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Dublin: 13 °C Saturday 30 August, 2014

Boston police: ‘We’re exhausted, but we have a victory here tonight’

At a hastily arranged press conference, visibly delighted police paid tribute to the work of their colleagues and gave more details about a dramatic showdown in Watertown.

Massachusetts State Police Colonel Timothy Alben speaking to the media tonight
Massachusetts State Police Colonel Timothy Alben speaking to the media tonight
Image: Screengrab via NBC News

THE SECOND SUSPECT in the Boston Marathon bombings was discovered under the tarp of a boat in the backyard of a residential property in the Boston suburb of Watertown it emerged tonight.

The suspect, believed to be 19-year-old Dzhokhar Tsarnaev, was taken into custody by law enforcement in Massachusetts after a dramatic hour-long stand-off in the backyard of a home in Franklin Street, Watertown.

At a late-night press conference, Boston police chief Ed Davis explained how minutes after police had lifted a day-long lockdown in Boston, a man went out of his house and saw blood on his boat in the backyard.

The man approached his boat, opened the tarp covering it and saw another man covered in blood.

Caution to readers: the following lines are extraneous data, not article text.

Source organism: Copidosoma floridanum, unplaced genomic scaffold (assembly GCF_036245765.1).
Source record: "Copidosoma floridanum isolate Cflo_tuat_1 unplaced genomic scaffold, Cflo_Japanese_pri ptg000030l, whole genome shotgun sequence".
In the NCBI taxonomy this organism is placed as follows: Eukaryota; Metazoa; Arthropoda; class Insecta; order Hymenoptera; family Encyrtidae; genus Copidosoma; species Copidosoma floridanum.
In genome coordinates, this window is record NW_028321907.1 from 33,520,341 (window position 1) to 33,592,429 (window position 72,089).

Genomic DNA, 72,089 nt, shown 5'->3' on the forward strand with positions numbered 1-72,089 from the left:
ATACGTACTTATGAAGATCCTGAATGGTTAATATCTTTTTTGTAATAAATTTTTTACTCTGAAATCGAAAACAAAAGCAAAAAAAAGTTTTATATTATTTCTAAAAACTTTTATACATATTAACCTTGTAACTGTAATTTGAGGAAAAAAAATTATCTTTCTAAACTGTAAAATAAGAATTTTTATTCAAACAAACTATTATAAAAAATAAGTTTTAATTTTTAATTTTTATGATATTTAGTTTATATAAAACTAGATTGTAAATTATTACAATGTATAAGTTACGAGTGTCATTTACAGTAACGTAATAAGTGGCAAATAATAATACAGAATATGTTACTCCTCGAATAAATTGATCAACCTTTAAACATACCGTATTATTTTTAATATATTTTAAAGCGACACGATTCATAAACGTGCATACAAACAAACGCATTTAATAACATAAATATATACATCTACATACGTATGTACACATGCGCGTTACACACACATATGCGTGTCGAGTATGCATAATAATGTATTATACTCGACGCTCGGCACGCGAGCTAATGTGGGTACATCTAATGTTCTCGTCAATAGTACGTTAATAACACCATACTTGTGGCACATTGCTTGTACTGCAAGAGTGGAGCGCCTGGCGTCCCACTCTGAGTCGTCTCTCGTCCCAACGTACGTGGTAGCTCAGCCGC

Davis told the media that the homeowner retreated and called law enforcement who quickly arrived on the scene and engaged in a hour-long stand-off where the suspect was “not communicative”.

Eventually the authorities were able to apprehend the man alive and took him into custody.

“The citizens of Boston can be confident that the threat has been removed,” Davis told the media.

Massachusetts State Police Colonel Timothy Alben said: “We’re exhausted folks, but we have a victory here tonight.”

Alben explained how a police helicopter picked up the suspect’s heat signature in the boat and was able to direct tactical teams to the area.

Carmen Ortiz, US attorney, said authorities invoked a “public safety exemption” which meant that the suspect was not read his Miranda rights.

“This is still an active, ongoing investigation, we’re going to be reviewing all of the evidence before that sort of decision is made,” she said when asked if the government would be seeking the death penalty in the case.

She urged the public not to forget the victims of the bombings as well as MIT police officer Sean Collier, who was killed in an earlier shootout allegedly with the suspects, and Richard Donoghue, another law enforcement official, who she said was “fighting for his life”.

Dzhokhar and his brother Tamerlan Tsarnaev are suspected of being behind the bombings at the finish line of the Boston marathon last Monday which killed three and left 170 injured.

Tamerlan was shot dead in an exchange of fire with police early yesterday while Dzhokhar, 19, had been on the run for much of the past 24 hours.

Read: Second suspect in Boston bombings in custody after boat drama

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